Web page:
“Flexibility in where they work and how much they work is also a key driver in Millennial satisfaction. This view differs in importance from that of the non-Millennial generation, which places greater importance on pay and development opportunities” (Key Learnings: Pricewaterhouse Coopers)

Photo Attribution Some rights reserved by Mike "Dakinewavamon" Kline.

By now, many of you have seen articles about Millennials and their values and attitudes towards the workplace. When their attitudes are viewed alongside the facts about employment laws and benefits in other countries, it becomes increasingly clear that the academic library standard of a 9-5 workweek with 22 vacation days and limited maternity leave is unlikely to be enough to attract and retain Millennials. Looking at the best workplaces for Millennials, many of the same characteristics appear: clear communication about rights and responsibilities, feedback/mentoring and recognition, work/life balance, flexible schedules, unlimited leave time and fun perks such as free, healthy food, free gym memberships.

“Take any highly successful company and you will find a very strong culture!” (Braun, Eduardo P.)

It is understandable that library leaders may not have the power or authority to change the policies that determine how many hours per week library staff work or how many vacation days they get, but they can do three things. The first is to know the culture. Pay attention to the individuals who thrive in your workplace. In what way(s) does the workplace culture support their success. What does your workplace reward and punish? Who gets to make decisions? The answer to these questions will reveal a lot about what your workplace culture is like.

The second thing you can do is to be authentic and be transparent about the culture. Talk to your employees about it in a nonjudgmental way. What are the things that you cannot change? You and your employees need to get on board with accepting those things.

Have the courage to change the things that you can change. Changing the culture does not happen overnight, but perhaps there are small things that you can do to change the culture within a subsection of the library. Start by being the change you want to see within the group of people with whom you hold the most influence.  According to former CEO Oscar Prieto, here’s how Atlantic LNG promulgated a culture of safety, “The safety culture at Atlantic was affirmed through consistent messaging in internal communications, employee participation in safety observations and audits and the increased presence of HSE Technicians [safety specialists] during facility maintenance activities.” (Atlantic LNG Sustainability Report 2009).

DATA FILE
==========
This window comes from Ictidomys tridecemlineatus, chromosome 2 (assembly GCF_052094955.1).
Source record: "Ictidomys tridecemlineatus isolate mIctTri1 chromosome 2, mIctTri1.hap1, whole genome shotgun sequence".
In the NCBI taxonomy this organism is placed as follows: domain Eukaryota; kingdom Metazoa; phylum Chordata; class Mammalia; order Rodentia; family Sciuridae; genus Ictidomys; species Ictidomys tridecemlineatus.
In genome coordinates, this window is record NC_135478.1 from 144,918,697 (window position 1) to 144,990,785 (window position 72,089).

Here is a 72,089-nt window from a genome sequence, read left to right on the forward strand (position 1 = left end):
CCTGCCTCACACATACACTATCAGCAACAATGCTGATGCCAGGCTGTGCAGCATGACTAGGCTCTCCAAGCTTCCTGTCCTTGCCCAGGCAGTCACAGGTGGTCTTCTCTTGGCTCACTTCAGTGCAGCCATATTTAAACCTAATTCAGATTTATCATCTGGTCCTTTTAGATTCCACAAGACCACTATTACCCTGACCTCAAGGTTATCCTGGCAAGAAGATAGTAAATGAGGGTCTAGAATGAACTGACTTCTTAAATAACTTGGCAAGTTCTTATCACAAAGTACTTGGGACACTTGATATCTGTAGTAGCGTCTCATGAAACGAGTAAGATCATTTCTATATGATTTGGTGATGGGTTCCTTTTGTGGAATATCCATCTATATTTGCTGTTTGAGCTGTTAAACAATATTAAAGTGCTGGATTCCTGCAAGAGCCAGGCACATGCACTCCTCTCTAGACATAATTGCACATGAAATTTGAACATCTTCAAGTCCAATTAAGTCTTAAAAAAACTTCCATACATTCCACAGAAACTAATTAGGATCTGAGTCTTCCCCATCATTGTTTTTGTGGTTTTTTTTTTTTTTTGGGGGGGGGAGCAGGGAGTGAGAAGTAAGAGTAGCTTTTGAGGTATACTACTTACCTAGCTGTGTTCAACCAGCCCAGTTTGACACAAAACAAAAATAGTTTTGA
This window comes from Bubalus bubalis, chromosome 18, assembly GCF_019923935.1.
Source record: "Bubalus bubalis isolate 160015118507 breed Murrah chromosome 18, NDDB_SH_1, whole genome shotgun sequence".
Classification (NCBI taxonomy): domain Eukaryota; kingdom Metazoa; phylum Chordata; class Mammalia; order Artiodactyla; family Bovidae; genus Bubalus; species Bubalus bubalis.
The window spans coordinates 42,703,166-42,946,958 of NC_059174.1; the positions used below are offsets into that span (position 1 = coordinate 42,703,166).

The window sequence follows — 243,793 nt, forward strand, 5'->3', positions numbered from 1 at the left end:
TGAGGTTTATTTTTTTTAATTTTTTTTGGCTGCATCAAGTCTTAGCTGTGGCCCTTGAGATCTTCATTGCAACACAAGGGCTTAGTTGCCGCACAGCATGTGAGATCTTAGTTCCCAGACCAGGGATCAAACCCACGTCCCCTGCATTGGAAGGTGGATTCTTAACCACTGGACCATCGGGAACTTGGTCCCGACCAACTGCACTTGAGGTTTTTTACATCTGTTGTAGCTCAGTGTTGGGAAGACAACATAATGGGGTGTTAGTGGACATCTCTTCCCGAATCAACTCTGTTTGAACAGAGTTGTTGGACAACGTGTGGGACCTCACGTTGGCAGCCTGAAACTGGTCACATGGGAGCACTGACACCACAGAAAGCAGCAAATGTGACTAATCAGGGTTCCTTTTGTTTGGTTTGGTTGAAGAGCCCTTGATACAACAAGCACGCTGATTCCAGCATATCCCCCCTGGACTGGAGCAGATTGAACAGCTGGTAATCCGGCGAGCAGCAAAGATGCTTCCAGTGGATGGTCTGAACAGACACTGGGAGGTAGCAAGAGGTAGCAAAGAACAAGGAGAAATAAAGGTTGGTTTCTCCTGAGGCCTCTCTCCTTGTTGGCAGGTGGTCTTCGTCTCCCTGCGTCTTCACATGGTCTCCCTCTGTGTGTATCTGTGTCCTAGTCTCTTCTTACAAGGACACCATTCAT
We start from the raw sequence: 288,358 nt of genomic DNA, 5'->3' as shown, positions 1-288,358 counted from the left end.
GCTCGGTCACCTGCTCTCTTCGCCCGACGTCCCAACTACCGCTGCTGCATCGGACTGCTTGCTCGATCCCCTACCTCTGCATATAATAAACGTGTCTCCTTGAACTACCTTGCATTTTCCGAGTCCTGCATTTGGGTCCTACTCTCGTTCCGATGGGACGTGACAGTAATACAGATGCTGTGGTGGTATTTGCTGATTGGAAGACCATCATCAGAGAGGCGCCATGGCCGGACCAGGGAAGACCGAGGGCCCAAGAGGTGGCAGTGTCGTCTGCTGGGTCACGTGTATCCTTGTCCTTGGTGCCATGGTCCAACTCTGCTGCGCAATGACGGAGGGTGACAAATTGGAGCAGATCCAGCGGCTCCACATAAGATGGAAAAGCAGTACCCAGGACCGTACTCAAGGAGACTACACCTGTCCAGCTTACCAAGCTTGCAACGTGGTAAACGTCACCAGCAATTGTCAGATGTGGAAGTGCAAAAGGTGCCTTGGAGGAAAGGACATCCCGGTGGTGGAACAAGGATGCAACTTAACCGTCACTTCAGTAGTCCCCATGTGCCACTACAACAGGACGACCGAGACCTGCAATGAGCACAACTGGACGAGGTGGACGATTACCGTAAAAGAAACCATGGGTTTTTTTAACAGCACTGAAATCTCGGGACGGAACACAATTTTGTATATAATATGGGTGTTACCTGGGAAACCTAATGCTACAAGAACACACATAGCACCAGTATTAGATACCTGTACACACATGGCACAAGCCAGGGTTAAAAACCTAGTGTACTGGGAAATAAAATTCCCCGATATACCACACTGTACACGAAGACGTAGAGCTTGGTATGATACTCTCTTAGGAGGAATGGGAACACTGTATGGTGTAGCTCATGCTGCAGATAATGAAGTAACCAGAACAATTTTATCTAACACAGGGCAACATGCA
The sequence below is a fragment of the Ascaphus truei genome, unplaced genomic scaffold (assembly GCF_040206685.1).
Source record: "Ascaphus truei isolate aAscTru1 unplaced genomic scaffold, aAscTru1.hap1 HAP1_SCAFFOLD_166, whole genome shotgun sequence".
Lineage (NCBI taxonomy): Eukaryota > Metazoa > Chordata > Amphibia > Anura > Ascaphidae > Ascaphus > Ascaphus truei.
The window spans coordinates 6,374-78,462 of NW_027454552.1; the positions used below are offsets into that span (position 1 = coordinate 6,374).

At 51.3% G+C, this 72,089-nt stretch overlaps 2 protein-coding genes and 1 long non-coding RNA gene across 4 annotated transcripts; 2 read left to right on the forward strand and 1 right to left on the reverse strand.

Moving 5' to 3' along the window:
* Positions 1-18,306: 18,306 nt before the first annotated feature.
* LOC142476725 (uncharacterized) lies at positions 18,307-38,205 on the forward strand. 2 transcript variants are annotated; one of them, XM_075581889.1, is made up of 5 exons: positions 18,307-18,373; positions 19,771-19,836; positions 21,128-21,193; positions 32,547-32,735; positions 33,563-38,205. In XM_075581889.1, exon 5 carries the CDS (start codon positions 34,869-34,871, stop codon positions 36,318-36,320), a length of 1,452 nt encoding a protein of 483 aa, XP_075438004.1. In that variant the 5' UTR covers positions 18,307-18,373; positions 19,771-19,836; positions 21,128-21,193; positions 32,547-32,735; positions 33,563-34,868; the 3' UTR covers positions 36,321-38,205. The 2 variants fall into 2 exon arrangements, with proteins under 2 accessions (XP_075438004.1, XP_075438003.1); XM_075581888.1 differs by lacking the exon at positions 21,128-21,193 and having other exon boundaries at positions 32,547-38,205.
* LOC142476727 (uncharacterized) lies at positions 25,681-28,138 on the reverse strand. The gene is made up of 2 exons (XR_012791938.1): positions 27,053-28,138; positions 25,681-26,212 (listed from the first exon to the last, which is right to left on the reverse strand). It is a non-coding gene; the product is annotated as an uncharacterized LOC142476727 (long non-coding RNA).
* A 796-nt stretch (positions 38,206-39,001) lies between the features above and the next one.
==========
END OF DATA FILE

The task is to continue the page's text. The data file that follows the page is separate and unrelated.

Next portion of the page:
In other words, the administration did not merely devise a strategic safety plan or a safety initiative and then require their employees to implement it. They demonstrated their commitment to safety by being consistent in their message. They used words, and provided opportunities for staff and contractors to learn by seeing and evaluating safety procedures and they spent money to have more safety specialists available to be “cultural luminaries, people who symbolize your culture's values and can pass these values on to others” (Donohue, Mary). They effectuated this cultural change by focusing everyone on the Why. Why are they doing this? To keep everyone safe from the tremendous harm that can happen when safety procedures are not loyally adhered to during a LNG plant shutdown.

To begin influencing cultural change in your library, here are a few practical things that you can do:

1.       Do not create or unnecessarily enforce dumb rules.
2.       Model in word and deed the cultural values that you want to spread.
3.       Reward behavior that reflects the desired cultural values.
4.       Discourage behaviors that work against the spread of the desired cultural values.
5.       Be consistent. Your verbal and non-verbal communication should match and employees exhibiting similar negative behaviors should not be treated differently (eg. some rewarded and some punished).

If you’ve read this far, please consider commenting below.

  • What is the culture at your library?
  • What will you do to be an agent of positive cultural change at work?


© C. Deane
Reference/Foreign and International Law Librarian/Lecturer in Law
Alyne Queener Massey Law Library
Vanderbilt University